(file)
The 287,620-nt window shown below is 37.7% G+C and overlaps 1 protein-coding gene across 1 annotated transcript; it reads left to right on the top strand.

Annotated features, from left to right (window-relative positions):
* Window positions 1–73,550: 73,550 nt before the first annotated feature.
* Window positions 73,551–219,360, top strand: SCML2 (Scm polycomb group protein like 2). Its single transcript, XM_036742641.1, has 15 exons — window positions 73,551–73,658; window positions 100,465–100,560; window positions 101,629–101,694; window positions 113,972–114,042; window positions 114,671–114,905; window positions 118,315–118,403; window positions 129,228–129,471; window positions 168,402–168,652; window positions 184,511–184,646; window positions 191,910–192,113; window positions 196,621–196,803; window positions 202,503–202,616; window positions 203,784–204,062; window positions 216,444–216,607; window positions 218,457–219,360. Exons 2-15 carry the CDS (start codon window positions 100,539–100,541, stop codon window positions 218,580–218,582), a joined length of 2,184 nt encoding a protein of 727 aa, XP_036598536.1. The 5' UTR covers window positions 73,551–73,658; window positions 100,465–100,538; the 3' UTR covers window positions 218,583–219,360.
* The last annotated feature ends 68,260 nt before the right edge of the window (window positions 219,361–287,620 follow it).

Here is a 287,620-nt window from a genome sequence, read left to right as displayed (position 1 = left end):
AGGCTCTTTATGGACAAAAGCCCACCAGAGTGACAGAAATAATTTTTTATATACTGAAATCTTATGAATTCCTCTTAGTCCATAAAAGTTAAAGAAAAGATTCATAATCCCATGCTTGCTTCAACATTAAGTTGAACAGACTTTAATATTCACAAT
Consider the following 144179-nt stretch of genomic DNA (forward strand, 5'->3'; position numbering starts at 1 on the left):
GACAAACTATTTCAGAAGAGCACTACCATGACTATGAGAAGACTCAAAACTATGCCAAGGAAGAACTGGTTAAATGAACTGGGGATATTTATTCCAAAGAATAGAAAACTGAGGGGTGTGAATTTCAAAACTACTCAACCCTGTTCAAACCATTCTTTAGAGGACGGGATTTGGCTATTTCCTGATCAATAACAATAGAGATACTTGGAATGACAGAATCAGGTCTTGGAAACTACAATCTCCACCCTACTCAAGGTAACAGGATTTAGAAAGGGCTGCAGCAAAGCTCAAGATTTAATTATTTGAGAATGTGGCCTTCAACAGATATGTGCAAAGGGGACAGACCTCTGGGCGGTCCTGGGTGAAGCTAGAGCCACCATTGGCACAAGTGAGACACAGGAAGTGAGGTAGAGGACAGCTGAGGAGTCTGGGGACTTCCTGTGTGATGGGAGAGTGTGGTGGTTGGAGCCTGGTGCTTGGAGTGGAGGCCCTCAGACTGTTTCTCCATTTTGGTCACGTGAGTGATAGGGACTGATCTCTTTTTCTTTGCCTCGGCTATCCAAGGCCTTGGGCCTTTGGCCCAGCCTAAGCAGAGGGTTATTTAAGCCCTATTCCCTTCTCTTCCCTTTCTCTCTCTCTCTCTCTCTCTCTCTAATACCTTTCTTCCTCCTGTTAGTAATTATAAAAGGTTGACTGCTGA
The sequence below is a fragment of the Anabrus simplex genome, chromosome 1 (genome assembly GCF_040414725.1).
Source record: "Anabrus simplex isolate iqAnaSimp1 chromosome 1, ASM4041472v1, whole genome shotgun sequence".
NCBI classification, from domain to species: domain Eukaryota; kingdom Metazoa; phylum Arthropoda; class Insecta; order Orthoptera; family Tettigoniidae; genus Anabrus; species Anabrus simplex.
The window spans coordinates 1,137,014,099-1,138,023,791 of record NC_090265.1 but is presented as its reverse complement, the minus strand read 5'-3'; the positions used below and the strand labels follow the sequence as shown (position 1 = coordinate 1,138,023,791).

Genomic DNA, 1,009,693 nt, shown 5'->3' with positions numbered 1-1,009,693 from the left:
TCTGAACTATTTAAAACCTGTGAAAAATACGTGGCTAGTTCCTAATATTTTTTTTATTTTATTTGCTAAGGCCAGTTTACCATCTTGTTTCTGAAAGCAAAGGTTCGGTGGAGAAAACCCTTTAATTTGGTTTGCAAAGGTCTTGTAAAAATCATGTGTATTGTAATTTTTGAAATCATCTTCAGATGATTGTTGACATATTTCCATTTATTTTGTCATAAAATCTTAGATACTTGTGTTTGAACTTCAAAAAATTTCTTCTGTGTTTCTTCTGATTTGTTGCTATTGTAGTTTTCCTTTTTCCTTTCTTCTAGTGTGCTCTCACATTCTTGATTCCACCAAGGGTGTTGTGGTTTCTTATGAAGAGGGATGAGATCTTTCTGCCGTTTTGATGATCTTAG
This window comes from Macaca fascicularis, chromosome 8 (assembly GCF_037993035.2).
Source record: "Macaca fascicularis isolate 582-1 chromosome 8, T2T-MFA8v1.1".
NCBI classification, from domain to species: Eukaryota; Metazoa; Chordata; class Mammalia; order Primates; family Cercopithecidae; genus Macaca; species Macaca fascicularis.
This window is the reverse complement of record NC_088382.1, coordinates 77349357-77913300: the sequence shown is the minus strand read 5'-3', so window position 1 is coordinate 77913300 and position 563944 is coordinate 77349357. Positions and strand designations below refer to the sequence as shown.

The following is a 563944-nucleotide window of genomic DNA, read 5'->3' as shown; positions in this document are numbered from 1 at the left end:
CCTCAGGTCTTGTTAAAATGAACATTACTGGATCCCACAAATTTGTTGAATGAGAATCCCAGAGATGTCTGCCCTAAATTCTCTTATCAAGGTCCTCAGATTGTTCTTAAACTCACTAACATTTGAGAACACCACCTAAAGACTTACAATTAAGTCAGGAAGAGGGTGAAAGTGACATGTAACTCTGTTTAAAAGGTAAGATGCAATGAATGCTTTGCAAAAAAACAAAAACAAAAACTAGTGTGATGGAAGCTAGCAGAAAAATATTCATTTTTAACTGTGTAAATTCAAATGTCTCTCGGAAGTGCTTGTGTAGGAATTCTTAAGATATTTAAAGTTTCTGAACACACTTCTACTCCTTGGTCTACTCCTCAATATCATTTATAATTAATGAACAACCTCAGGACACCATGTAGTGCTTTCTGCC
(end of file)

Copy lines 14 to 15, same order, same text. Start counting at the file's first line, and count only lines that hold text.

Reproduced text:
Genomic DNA, 1,009,693 nt, shown 5'->3' with positions numbered 1-1,009,693 from the left:
TCTGAACTATTTAAAACCTGTGAAAAATACGTGGCTAGTTCCTAATATTTTTTTTATTTTATTTGCTAAGGCCAGTTTACCATCTTGTTTCTGAAAGCAAAGGTTCGGTGGAGAAAACCCTTTAATTTGGTTTGCAAAGGTCTTGTAAAAATCATGTGTATTGTAATTTTTGAAATCATCTTCAGATGATTGTTGACATATTTCCATTTATTTTGTCATAAAATCTTAGATACTTGTGTTTGAACTTCAAAAAATTTCTTCTGTGTTTCTTCTGATTTGTTGCTATTGTAGTTTTCCTTTTTCCTTTCTTCTAGTGTGCTCTCACATTCTTGATTCCACCAAGGGTGTTGTGGTTTCTTATGAAGAGGGATGAGATCTTTCTGCCGTTTTGATGATCTTAG